Category Archives: Leadership–Confederate

The State of A.P. Hill’s Physical Remains

Most of Richmond’s monuments no longer stand where Confederate organizations placed them in the late 19th and early 20th centuries. Protesters pulled down several, including Jefferson Davis and Williams Wickham, and the city expedited the removal of the remainder in … Continue reading

Posted in Leadership--Confederate, Monuments, Newspapers | Tagged , , , , , , , | 10 Comments

Gettysburg Off the Beaten Path: Jones Artillery Line

Part of a Series. Tucked between The Gettysburg Lutheran Retirement Village and the and the Twin Oaks subdivision are a few Civil War cannon. It is a rarely visited spot by most visitors to the Gettysburg battlefield. Few venture north … Continue reading

Posted in Armies, Artillery, Battlefields & Historic Places, Battles, Leadership--Confederate, Leadership--Federal | Tagged , , , , , , , , , , , , , , | 4 Comments

Another Grave Dilemma: Major General William W. Loring’s Remains

As in the rest of the country, things are starting to heat up in America’s oldest city when it comes to Confederate monuments. Similar to Lt. General Ambrose P. Hill’s monument and gravesite covered in a previous ECW post, Major … Continue reading

Posted in Leadership--Confederate, Memory | Tagged , , , , , | 8 Comments

What To Do With Lt. General A.P. Hill’s Remains?

I’ve tried to stay out of the monument debate as long as I could — mainly to retain my sanity and avoid making enemies on either side. That was at least until a Civil War general’s remains became involved.

Posted in Leadership--Confederate, Memory | Tagged , | 96 Comments

Invading the North and Protecting the Capital

On June 5, 1862, as he settled into his new command of the Confederate army outside Richmond, Robert E. Lee contemplated his next moves. For starters, he put his men to the shovel building defensive fortifications—a course of action that … Continue reading

Posted in Leadership--Confederate, Primary Sources | Tagged , , , , | 7 Comments

The Second Seminole War as a Civil War Training Ground

By Cecily Nelson Zander In the popular narrative of the coming of the Civil War, the U.S.-Mexico War is often identified as the military crucible through which many of the war’s most famous battlefield leaders first passed—gaining lessons in leadership … Continue reading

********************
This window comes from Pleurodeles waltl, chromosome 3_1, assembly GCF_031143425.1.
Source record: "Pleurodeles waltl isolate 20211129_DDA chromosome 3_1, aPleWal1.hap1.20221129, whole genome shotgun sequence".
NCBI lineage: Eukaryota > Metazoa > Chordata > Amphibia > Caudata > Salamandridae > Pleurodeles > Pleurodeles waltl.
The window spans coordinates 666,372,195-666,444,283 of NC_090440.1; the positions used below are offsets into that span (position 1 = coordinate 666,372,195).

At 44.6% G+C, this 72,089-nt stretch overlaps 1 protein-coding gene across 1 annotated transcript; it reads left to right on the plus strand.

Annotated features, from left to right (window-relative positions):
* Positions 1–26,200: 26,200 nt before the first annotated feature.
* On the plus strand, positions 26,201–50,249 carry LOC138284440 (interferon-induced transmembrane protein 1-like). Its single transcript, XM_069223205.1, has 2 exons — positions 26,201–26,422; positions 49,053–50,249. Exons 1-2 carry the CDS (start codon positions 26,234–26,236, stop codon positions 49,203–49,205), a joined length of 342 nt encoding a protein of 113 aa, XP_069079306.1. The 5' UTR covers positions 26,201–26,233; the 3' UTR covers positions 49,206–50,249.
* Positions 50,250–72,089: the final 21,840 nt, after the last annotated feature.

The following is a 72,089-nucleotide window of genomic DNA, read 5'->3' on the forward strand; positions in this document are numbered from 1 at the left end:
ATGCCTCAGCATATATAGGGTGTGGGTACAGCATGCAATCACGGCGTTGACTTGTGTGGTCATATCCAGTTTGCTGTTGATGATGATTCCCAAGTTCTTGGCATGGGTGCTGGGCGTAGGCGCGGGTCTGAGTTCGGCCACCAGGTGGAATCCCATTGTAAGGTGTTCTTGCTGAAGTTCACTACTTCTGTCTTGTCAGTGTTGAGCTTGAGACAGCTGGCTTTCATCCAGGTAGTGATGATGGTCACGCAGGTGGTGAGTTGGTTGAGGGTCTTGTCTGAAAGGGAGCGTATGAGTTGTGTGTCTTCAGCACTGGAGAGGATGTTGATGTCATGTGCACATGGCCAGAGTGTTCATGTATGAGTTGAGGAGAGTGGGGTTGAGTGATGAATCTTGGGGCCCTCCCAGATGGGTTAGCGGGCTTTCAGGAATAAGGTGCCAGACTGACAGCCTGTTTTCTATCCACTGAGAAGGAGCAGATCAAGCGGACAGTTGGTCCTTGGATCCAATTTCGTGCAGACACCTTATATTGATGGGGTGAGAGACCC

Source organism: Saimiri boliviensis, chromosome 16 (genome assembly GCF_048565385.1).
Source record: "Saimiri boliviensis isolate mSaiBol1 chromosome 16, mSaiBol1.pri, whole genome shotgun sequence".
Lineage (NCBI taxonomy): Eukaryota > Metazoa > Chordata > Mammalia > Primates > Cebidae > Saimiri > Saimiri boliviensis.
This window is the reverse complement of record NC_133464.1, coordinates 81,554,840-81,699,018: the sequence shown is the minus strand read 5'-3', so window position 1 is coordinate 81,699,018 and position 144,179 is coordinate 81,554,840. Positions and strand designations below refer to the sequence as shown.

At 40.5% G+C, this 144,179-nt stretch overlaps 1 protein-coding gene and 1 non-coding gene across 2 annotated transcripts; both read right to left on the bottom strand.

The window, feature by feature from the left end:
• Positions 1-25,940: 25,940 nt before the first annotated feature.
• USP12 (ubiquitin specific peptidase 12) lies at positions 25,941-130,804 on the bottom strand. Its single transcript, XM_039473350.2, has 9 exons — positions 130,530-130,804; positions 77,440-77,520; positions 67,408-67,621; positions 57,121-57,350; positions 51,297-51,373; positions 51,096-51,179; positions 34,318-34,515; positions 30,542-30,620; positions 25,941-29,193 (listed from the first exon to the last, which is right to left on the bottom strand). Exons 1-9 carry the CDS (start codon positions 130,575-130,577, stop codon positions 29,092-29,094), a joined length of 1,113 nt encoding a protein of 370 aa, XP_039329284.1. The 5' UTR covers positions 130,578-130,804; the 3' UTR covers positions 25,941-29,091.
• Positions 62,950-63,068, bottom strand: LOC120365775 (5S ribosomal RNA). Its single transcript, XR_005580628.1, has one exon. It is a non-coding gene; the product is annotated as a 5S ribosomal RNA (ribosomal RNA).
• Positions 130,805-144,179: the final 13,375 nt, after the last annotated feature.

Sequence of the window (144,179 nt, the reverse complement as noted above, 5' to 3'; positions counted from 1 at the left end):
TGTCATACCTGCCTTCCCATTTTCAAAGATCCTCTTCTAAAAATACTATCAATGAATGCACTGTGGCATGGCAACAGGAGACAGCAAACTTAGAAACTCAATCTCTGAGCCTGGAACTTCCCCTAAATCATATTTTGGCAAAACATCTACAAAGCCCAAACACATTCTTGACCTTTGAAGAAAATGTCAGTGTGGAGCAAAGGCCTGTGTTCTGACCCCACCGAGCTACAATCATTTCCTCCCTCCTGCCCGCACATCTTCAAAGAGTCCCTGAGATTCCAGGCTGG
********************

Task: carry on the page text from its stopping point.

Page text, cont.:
Posted in Leadership--Confederate, Leadership--Federal, Ties to the War | Tagged , , , , , , , , , , , , , , , , , , , , , , , | 3 Comments

Seven “Persons of Importance”

In the early morning hours of May 17, 1865, off the far southwestern cape of mainland Florida, pickets stationed there by Union General John Newton intercepted a small vessel bound for Cuba. That promontory, jutting out into the Gulf of … Continue reading

Posted in Civilian, Leadership--Confederate, Leadership--Federal, Navies, Politics | Tagged , , , , , , , , , , | 8 Comments

The Civil War and General Jim Mattis: Command relationship “trust up and down the chain” (Part 3)

This series was inspired by Jim Mattis’s Call Sign Chaos.  In Part II, we looked at the relationships between Lincoln, Grant and Sherman to see how trust, respect, and communication aided senior Union leadership in their use of a multi-directional … Continue reading

Posted in Battles, Campaigns, Leadership--Confederate | Tagged , , , , , | 4 Comments

FREE ECW Podcast: Jackson’s Wounding

Chris Mackowski, Rob Orrison, and Kris White have been preparing a surprise! There’s a new ECW Podcast episode about “Stonewall” Jackson’s wounding on the night of May 2, 1863, at Chancellorsville. And it’s available for FREE. Just head over the … Continue reading

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A Video Tour of Longstreet’s Wounding

Today, May 6, was the anniversary of James Longstreet’s accidental wounding—at the hands of his own men—during the battle of the Wilderness. I took the time today to walk the ground. Join me in this video tour from the ECW … Continue reading

Posted in Battlefields & Historic Places, Leadership--Confederate, YouTube | 15 Comments